Article

Stefansson H, Rye D, Hicks A, et al. A genetic risk factor for periodic limb movements in sleep

Emory University, Atlanta, Georgia, United States
New England Journal of Medicine (Impact Factor: 54.42). 09/2007; 357(7):639-47. DOI: 10.1056/NEJMoa072743
Source: PubMed

ABSTRACT The restless legs syndrome (RLS) is a common neurologic disorder characterized by an irresistible urge to move the legs. It is a major cause of sleep disruption. Periodic limb movements in sleep are detectable in most patients with RLS and represent an objective physiological metric.
To search for sequence variants contributing to RLS, we performed a genomewide association study and two replication studies. To minimize phenotypic heterogeneity, we focused on patients with RLS who had objectively documented periodic limb movements in sleep. We measured serum ferritin levels, since iron depletion has been associated with the pathogenesis of RLS.
In an Icelandic discovery sample of patients with RLS and periodic limb movements in sleep, we observed a genomewide significant association with a common variant in an intron of BTBD9 on chromosome 6p21.2 (odds ratio, 1.8; P=2x10(-9)). This association was replicated in a second Icelandic sample (odds ratio, 1.8; P=4x10(-4)) and a U.S. sample (odds ratio, 1.5; P=4x10(-3)). With this variant, the population attributable risk of RLS with periodic limb movements was approximately 50%. An association between the variant and periodic limb movements in sleep without RLS (and the absence of such an association for RLS without periodic limb movements) suggests that we have identified a genetic determinant of periodic limb movements in sleep (odds ratio, 1.9; P=1x10(-17)). Serum ferritin levels were decreased by 13% per allele of the at-risk variant (95% confidence interval, 5 to 20; P=0.002).
We have discovered a variant associated with susceptibility to periodic limb movements in sleep. The inverse correlation of the variant with iron stores is consistent with the suspected involvement of iron depletion in the pathogenesis of the disease.

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    • "Enfin, l'hypothèse d'une liaison génétique entre ces deux pathologies a été étudiée. Ainsi, Schimmelmann et al. [33] ont trouvé chez 386 enfants une association significative entre le risque de développer un TDA/H et un polymorphisme nucléotidique (SNP) du gène BTBD9, gène déjà connu pour son implication en tant que gène de susceptibilité du SJSR et de carence martiale [34] [35]. Dans la même perspective, Gao et al. ont mis en évidence un risque accru de SJSR chez les mères d'enfants présentant un TDA/H [36]. "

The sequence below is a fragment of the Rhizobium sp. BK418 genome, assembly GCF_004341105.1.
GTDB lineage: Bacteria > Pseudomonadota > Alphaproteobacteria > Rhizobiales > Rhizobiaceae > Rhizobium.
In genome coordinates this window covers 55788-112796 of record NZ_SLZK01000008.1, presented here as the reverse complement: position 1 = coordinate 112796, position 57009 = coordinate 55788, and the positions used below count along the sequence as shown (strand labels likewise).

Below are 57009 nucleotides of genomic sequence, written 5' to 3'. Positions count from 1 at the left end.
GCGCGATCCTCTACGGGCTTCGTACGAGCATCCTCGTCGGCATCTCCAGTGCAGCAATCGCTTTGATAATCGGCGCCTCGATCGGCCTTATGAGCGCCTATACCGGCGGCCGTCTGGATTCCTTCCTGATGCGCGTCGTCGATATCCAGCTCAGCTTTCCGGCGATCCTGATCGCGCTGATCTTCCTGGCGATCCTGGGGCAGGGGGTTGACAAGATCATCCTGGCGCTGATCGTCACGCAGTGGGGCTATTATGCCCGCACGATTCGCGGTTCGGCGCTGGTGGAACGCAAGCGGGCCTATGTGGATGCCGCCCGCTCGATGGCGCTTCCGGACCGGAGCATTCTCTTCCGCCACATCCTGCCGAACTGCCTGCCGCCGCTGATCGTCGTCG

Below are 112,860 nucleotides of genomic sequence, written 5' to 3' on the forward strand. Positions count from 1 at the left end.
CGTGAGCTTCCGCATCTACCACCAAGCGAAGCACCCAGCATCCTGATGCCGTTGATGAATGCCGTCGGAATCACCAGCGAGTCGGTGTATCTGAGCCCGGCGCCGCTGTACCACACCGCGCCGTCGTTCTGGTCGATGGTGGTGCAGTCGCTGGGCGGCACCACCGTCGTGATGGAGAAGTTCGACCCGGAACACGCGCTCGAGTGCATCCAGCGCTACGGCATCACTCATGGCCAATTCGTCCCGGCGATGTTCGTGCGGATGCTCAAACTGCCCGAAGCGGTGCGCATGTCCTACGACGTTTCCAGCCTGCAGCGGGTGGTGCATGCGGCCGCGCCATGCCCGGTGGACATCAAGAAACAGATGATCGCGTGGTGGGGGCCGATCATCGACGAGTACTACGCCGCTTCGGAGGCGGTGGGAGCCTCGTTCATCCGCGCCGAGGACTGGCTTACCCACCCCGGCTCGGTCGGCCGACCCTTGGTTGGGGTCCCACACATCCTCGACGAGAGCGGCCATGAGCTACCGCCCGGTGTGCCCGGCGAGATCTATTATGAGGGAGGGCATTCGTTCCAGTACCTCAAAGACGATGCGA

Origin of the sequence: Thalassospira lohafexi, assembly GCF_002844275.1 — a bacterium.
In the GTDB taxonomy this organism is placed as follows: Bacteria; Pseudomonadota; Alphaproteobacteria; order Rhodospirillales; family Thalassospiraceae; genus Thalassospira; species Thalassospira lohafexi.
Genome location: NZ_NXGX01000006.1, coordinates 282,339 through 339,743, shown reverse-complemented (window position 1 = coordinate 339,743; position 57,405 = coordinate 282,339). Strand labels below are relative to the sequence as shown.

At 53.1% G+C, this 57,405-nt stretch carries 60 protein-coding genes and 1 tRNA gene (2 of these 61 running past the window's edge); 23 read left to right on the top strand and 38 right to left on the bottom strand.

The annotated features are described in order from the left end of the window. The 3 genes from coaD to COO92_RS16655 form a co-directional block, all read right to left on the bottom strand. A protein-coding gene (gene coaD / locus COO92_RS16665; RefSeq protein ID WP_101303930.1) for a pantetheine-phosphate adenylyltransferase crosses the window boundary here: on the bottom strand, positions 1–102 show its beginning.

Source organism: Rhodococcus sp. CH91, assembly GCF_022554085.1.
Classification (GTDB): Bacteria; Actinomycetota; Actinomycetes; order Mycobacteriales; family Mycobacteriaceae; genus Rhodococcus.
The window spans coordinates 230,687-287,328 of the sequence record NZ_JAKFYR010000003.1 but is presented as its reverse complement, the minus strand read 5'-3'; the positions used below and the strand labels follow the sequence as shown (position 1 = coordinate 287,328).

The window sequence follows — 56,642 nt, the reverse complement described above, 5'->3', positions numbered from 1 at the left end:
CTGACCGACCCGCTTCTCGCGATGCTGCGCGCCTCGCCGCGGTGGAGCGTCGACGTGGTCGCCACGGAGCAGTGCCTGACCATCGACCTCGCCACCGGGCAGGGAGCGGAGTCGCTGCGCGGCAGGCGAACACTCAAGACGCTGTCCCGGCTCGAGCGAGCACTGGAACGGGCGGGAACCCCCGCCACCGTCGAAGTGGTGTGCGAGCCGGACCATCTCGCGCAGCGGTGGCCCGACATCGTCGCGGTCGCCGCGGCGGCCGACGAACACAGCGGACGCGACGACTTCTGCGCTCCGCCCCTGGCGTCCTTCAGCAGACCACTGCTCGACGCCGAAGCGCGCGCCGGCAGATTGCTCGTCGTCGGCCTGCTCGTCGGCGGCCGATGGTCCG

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    • "GWAS studies and forward genetics studies in animals can be complementary and informative . For example, Winkelmann et al. (2007) and Stefansson et al. (2007) each reported GWAS studies of individuals with restless legs syndrome and periodic limb movements that identified associated genetic markers near BTBD9 gene in humans. Restless legs syndrome and periodic limb movements are associated with low iron in the substantia nigra and related DA dysfunction. "
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    • "Three patients with a family history of idiopathic RLS developed olanzapine induced-RLS, indicating that family history may be a risk factor for the condition; however, the underlying mechanisms are not known. Genome-wide association studies have identified a polymorphism in an intronic region of the BTBD9 gene on chromosome 6 that confers substantial risk for RLS [16] [17]. Furthermore, one study found that loss of BTBD9 significantly disrupted sleep with concomitant increases in waking and motor activity in a Drosophila model [18]. "
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